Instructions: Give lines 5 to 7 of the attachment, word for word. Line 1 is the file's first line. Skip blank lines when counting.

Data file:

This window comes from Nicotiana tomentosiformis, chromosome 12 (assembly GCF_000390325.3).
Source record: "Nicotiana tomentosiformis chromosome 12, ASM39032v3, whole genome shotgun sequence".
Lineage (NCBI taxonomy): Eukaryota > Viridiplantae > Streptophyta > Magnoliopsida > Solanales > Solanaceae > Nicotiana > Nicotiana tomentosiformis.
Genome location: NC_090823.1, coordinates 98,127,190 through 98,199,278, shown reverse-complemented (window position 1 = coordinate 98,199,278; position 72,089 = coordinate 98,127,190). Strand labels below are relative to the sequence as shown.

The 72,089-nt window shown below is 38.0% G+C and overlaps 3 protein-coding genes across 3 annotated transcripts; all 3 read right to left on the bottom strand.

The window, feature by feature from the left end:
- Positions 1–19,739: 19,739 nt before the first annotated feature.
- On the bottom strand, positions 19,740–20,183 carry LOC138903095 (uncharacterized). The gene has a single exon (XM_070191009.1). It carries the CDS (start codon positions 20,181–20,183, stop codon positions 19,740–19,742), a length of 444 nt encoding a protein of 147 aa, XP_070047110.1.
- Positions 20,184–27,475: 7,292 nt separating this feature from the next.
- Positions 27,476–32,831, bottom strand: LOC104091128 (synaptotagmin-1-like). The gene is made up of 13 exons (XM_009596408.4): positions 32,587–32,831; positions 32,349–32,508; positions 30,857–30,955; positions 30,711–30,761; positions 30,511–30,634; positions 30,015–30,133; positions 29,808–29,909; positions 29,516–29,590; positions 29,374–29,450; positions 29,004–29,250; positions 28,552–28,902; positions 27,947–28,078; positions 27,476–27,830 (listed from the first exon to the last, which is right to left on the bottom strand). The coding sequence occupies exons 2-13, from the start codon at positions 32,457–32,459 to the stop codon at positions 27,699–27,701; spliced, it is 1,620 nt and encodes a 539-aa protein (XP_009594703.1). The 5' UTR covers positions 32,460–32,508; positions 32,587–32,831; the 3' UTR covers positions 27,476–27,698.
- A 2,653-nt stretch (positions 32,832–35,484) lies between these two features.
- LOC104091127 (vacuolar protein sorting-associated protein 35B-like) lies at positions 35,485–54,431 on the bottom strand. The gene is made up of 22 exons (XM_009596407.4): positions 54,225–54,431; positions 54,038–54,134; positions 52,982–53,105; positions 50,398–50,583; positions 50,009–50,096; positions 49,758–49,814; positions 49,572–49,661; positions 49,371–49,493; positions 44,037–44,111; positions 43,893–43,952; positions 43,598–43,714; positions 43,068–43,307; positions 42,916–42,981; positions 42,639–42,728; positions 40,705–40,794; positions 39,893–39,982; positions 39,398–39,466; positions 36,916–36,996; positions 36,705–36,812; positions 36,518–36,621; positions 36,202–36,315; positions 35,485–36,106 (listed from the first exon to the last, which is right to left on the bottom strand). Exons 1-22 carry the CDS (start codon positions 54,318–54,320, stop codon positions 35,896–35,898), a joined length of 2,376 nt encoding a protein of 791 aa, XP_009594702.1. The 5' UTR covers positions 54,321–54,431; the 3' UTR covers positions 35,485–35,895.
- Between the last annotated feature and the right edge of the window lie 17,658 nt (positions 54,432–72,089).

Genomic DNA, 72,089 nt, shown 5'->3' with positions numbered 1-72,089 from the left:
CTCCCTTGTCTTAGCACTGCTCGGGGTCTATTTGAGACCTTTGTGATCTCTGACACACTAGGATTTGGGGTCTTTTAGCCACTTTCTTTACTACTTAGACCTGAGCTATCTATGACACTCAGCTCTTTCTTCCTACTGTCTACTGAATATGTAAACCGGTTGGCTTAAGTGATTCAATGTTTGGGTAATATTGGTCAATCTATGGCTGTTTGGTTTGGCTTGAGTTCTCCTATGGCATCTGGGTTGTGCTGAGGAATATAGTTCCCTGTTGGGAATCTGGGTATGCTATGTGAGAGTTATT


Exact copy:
The 72,089-nt window shown below is 38.0% G+C and overlaps 3 protein-coding genes across 3 annotated transcripts; all 3 read right to left on the bottom strand.

The window, feature by feature from the left end:
- Positions 1–19,739: 19,739 nt before the first annotated feature.